From the right side, he hit .292 with a .738 OPS, and from the left side, he hit .295 with a .766 OPS. It doesn’t get more balanced than that for a switch hitter. The only reason he doesn’t rank higher on our list of the best switch hitters of all time is that Rose didn’t hit for as much power as those ahead of him. However, his 4,256 career hits as a switch hitter help his case.
4. Carlos Beltran
The key with switch hitters is balance, and Carlos Beltran undoubtedly had that. As a right-handed hitter, he batted .280 with an OPS of .842 while he hit .279 with an OPS of .834 from the left side. It’s almost unfathomable to think of a player who could be so equally proficient from both sides of the plate.
On top of that, Beltran finished his career with over 2,700 hits and 435 home runs. He became just the fourth switch hitter to surpass the 400 home run plateau and the fourth switch hitter to rack up more than 1,500 RBIs. Beltran was also a nine-time all-star, even doing so in his 19th of 20 seasons, which also says a lot about him.
3. Chipper Jones
In his career, Chipper Jones was a .303 hitter, batting .294 from the right side and .303 from the left side. There was virtually no difference in his production regardless of whether he was facing a lefty or a righty, especially if he was facing the Mets, who he torched time and time again.
Among switch hitters, Jones is the only player to finish his career with at least 5,000 at-bats, a .300 average, a .400 on-base percentage, and a .500 slugging percentage.
He’s also the only switch hitter to hit over .300 in his career while also collecting at least 400 home runs. The eight-time all-star and first-ballot Hall of Famer finished his career with over 2,700 hits and 468 home runs. He’s also second all-time in RBIs among switch hitters.
2. Eddie Murray
As a hitter, Eddie Murray was consistent almost to the point of behind boring. There was little difference in his performance from either side of the plate. As a left-handed hitter, Murray hit .293 with an OPS of .860 while he hit .276 with an OPS of .785 from the right side.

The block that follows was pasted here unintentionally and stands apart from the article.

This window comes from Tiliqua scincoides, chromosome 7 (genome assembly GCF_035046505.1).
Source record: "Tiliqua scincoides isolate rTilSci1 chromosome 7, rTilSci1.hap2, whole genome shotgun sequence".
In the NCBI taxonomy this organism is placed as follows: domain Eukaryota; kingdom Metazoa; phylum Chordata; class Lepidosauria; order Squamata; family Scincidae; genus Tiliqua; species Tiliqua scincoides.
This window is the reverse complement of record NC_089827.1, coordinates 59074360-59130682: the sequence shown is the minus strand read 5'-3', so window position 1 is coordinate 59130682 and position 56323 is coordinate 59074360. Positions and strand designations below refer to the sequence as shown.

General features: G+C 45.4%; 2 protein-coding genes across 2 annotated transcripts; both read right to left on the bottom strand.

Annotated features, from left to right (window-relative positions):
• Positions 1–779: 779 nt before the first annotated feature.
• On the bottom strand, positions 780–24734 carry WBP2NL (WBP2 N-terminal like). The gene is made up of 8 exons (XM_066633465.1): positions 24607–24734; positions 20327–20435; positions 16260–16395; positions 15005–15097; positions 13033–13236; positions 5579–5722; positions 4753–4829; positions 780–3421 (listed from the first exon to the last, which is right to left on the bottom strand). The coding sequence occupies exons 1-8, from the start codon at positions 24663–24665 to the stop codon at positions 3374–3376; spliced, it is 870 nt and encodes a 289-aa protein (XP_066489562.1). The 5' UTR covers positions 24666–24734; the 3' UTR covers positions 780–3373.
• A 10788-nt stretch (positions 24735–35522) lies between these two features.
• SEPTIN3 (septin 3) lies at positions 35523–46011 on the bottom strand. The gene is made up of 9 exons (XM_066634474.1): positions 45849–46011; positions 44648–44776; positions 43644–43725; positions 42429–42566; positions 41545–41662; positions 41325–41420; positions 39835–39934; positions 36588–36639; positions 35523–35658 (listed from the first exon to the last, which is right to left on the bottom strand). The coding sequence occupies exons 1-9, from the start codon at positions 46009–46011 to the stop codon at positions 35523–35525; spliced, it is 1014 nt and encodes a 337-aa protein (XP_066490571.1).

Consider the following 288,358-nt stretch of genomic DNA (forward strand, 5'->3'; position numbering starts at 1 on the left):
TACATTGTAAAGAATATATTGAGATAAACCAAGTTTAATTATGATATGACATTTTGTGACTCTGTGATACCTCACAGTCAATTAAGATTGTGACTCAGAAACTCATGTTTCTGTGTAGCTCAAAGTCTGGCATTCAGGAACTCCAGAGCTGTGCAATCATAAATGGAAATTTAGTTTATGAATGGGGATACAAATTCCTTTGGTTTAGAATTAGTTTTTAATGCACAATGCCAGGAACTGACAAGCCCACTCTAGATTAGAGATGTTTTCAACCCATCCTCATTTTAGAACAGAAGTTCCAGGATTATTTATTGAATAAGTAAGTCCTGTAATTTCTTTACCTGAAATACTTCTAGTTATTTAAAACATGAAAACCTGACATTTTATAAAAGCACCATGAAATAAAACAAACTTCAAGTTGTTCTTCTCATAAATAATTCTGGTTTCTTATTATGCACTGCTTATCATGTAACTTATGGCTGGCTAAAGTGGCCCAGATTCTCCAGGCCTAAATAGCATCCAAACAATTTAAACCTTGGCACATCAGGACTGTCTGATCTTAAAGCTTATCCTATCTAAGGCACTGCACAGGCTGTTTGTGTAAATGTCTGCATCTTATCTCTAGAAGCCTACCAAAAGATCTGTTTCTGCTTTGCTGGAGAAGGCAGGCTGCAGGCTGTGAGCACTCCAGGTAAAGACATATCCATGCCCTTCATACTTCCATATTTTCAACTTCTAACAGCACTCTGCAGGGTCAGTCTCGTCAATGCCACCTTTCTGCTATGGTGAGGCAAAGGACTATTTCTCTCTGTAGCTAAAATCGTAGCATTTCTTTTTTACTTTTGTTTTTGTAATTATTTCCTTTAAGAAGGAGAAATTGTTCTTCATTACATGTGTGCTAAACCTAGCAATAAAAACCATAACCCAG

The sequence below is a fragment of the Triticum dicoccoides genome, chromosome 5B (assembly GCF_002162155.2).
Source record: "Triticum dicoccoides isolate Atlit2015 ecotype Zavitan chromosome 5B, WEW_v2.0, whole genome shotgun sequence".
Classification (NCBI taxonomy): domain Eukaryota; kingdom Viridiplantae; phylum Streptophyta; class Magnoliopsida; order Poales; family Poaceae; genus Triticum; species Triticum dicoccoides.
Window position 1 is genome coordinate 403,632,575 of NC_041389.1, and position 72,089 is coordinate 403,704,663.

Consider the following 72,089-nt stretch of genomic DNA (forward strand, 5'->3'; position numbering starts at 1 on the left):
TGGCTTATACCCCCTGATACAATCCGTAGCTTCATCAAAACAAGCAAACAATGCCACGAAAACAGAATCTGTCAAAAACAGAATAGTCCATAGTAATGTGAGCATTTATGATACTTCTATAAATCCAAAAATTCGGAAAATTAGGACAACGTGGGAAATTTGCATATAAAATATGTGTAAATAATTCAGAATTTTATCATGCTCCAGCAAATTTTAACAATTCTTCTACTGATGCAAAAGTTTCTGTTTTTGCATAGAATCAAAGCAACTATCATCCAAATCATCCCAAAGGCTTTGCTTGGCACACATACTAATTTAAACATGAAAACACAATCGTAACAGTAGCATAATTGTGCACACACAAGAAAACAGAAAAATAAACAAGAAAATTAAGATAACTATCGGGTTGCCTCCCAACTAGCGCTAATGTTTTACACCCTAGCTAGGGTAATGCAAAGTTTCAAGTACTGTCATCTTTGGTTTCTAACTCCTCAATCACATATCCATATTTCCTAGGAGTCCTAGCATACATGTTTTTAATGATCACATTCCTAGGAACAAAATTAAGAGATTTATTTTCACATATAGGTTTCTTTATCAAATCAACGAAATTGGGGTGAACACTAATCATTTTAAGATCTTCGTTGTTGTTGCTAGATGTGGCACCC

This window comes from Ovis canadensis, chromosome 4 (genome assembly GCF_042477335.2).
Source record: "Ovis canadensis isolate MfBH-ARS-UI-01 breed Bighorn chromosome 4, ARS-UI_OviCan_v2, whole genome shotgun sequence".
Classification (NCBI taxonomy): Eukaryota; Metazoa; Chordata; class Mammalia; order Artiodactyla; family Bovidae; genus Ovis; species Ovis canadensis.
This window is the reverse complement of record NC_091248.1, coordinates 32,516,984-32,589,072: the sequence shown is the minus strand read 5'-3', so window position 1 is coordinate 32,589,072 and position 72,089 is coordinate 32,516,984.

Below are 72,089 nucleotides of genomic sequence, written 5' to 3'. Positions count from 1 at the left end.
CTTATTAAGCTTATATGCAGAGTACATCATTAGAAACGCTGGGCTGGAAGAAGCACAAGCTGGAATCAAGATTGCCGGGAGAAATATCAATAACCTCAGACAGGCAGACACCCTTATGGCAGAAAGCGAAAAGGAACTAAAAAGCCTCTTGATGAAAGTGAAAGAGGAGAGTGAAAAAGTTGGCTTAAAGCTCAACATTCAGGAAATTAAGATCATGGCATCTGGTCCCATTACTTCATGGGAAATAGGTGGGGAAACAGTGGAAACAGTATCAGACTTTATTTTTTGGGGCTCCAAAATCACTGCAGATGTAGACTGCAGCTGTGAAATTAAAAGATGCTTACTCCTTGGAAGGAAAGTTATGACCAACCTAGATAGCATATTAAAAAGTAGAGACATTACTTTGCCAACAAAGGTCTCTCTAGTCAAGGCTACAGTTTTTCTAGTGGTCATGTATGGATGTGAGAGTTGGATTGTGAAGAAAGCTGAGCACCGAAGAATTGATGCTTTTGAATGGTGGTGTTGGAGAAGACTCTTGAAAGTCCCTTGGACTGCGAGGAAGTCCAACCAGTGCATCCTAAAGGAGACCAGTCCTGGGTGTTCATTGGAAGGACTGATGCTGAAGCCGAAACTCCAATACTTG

His ability to hit from both sides of the plate helped to make Murray one of just seven players with over 500 home runs and over 3,000 hits. He’s simply one of the best overall hitters in baseball history, making the All-Star Team eight times and collecting more RBIs than any other player during the 1980s.
1. Mickey Mantle
There’s no doubt that Mickey Mantle belongs at the top of any list of the greatest switch hitters in baseball history.
Of course, he’s a 20-time all-star, three-time MVP, and one of the best offensive players in baseball history, so it’s not exactly a stretch to think he was the best switch-hitter ever. In fact, he’s the only Triple Crown winner who was a switch hitter.
There were rumors that he nearly gave up switch-hitting midway through his career because of a shoulder injury, but Mantle denied those rumors. As a right-handed batter, he hit .330 during his career, which was considerably better than his .281 average from the left side.
But hitting over .280 from both sides of the plate is no small feat. Plus, if it wasn’t for that shoulder injury hindering him late in his career, there’s no question Mantle would have finished his career hitting over .300.